Startups · Strategy

What are the typical tax issues that founders need to worry about when selling their company?

Yana Podskrebalina QA Test Engineer at Woact Company

November 29th, 2016

I am thinking of selling my company. It is a small IT startup, which will hopefully be acquired by a bigger IT company that I am in contact with. I don’t have much knowledge about company acquisition and I will for sure get some help. In the meantime I would like to find out first hand, if possible, what are your thoughts on the most typical tax issues when selling your company as a founder.

Roger Royse Royse Law Firm

November 29th, 2016

If youare organized as a C corporation, you will want to structure the sale as a sale of stock (not assets) to ensure that you have only one level of tax at capital gains rates. If you have qualified small business stock, you may be able to avoid or defer the gain altogether. If you are an S corporation, LLC or sole proprietorship, your main issue will be allocating consideration to goodwill and other capital assets to maximize the lower taxed capital gains portion of the deal. Finally, if you are exiting in a stock for stock transaction or some types of mergers, you may be able to avoid tax on the non cash consideration. This is complex so make sure you get tax (not just legal) advice.

Ian Shearer Executive Chairman at Parakeetplay

November 29th, 2016

Yana. The most important tax issue comes around whether you are selling the business of your company (as in the assets) or whether you are selling the company (as in the shares in the company). In my experience a bigger It Company will generally not want to buy the shares in a small company because then they have to do due diligence etc. In addition the legal agreement will lengthen greatly as they have to include reps and warranties (or equivalent). So the bigger company will generally say "we will just buy the business, not the company" But this can mean that the Company can have a tax bill and then when you distribute the cash from your company to yourself, you have another tax bill. In effect you can be taxed twice. It depends on the tax rules of your country. You need to talk to a local tax adviser about this.

Martin Omansky Independent Venture Capital & Private Equity Professional

November 29th, 2016

Contact the Exit Planning Exchange at Babson College, Wellesley, MA. They are a non-profit group of professionals that specialize in all aspects of company sales. The group is the real deal, and you can get the straight poop from them. Sent from my iPhone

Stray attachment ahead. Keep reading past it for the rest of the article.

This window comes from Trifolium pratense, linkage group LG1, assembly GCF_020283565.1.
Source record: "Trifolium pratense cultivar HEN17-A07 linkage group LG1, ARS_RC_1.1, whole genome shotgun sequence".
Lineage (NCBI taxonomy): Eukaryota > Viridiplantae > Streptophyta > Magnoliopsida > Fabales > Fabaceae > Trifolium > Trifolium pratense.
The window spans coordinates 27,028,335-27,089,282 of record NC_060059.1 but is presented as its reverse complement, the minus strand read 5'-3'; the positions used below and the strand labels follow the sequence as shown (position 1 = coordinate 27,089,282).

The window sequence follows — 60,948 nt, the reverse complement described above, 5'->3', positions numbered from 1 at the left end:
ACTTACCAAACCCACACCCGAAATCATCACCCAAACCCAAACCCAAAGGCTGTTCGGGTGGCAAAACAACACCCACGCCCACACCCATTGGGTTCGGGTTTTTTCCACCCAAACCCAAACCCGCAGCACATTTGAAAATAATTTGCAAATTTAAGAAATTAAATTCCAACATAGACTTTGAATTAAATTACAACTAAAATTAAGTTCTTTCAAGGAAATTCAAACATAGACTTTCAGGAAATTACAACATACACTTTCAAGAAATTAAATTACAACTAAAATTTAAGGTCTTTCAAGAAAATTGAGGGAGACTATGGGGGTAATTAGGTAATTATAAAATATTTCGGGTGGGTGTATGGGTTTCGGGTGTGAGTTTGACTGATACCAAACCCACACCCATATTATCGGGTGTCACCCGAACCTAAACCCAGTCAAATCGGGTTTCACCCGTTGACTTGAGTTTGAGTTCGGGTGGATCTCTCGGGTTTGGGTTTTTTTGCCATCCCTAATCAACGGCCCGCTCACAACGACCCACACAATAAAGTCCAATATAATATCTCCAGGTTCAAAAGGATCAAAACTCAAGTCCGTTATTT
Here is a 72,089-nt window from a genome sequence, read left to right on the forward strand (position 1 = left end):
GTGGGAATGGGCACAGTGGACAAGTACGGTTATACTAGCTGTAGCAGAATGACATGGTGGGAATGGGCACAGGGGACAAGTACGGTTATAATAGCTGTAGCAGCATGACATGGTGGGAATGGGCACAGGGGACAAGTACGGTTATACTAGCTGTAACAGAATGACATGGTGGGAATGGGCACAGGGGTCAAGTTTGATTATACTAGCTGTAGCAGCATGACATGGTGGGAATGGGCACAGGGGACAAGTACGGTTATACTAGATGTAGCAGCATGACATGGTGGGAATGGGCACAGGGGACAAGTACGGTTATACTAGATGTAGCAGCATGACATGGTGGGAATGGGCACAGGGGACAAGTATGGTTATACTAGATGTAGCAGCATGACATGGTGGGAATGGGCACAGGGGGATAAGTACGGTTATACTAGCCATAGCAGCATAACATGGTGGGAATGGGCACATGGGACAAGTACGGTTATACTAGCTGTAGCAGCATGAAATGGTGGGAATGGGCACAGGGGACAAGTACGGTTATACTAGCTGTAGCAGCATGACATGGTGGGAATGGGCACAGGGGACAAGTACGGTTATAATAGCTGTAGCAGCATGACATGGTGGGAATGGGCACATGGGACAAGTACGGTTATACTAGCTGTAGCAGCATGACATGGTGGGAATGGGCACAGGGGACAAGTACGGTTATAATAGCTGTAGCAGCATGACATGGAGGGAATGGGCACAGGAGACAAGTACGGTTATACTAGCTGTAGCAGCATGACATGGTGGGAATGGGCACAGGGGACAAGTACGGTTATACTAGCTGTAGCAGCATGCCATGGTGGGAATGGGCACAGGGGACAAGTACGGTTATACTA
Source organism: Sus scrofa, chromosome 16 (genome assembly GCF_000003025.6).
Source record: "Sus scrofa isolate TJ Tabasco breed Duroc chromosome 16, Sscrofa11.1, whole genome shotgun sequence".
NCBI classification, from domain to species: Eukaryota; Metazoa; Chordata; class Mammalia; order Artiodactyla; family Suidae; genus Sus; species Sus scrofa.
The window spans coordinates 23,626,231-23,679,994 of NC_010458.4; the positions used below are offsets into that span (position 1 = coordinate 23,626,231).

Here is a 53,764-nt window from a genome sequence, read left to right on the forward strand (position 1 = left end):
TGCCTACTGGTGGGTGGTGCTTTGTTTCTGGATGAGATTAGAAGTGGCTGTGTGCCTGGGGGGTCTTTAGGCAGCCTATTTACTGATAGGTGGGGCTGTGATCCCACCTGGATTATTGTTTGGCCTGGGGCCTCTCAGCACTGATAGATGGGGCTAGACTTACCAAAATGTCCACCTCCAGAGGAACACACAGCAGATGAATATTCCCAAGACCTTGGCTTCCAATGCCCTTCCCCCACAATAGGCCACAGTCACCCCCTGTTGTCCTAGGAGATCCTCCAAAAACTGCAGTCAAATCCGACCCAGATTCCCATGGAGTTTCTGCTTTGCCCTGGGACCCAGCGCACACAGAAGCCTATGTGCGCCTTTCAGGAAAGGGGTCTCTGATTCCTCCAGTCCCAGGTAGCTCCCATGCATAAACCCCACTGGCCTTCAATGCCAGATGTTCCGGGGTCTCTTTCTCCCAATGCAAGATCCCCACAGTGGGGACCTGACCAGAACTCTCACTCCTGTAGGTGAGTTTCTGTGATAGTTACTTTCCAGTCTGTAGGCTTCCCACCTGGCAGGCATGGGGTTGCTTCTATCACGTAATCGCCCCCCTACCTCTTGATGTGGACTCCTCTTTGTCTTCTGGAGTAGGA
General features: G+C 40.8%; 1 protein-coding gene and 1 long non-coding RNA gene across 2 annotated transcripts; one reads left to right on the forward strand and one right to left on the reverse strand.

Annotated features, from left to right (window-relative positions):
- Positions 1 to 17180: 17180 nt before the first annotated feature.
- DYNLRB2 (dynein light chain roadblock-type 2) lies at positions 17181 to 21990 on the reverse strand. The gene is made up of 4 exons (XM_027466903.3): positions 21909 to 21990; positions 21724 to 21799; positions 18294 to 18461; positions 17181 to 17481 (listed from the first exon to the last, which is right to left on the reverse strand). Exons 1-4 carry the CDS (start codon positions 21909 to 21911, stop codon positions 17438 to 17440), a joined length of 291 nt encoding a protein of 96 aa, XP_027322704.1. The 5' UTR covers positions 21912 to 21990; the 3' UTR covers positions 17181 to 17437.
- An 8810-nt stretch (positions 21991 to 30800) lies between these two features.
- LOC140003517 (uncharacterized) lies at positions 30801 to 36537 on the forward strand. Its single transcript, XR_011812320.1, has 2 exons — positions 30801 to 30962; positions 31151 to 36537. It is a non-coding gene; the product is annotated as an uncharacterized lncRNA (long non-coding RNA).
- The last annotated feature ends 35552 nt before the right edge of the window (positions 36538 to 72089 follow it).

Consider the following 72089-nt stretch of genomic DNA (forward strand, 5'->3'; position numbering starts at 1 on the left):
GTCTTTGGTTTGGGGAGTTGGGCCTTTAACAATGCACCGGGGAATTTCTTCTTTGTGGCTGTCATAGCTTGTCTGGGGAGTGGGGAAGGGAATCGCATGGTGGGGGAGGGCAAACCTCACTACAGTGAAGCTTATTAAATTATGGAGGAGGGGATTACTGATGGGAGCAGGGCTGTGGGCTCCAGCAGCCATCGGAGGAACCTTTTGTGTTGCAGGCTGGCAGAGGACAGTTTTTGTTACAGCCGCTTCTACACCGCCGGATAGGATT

Michael McNamara CEO at Adapt-IP

November 29th, 2016

Hopefully you did things ok when you started the company, that set you up for this eventuality.. Key would be that you filed the federal form 83b that details how you want to treat the gains from vesting into any stock grants. Also important would be to have had some change of control protection that lets key folks accelerate some vesting in this eventuality; as perhaps while they were key in the existing company, they might be redundant in the new setup. Of course you do have what you have, so must move forward with that. The above advise is more for folks reading this thread, alerting them to do the right thing for such a happy event. For you, it is important to look at the terms of the transaction so that you get the tax position that makes best sense. Again, talk to your tax adviser; none of us can know. But basically, if you are bought out now for cash, you have the certainty that you are getting the cash value now; but also have to pay the taxes now. If you are bought out for now for stock, and the acquirer is not a public company, you defer paying taxes on gains until you (can) sell; but incur the risk that the new operation doesn't do so well, and hence get less than you would have had it been a cash deal. If you are bought our by a public company in a stock deal, in a typical transaction, you a perceived by tax authorities to have a gain on the date of the deal by the tax people; but can't sell stock to cover the tax bill until after regulators approve the deal. The price of their stock could be quite different between these two points, which would be in your favor, or to your loss. So, congratulations on getting to a successful exit; and pay good advisers who can look at your details and give you specific recommendations. (Basically, don't depend on free advise from a dude on a web site :-) )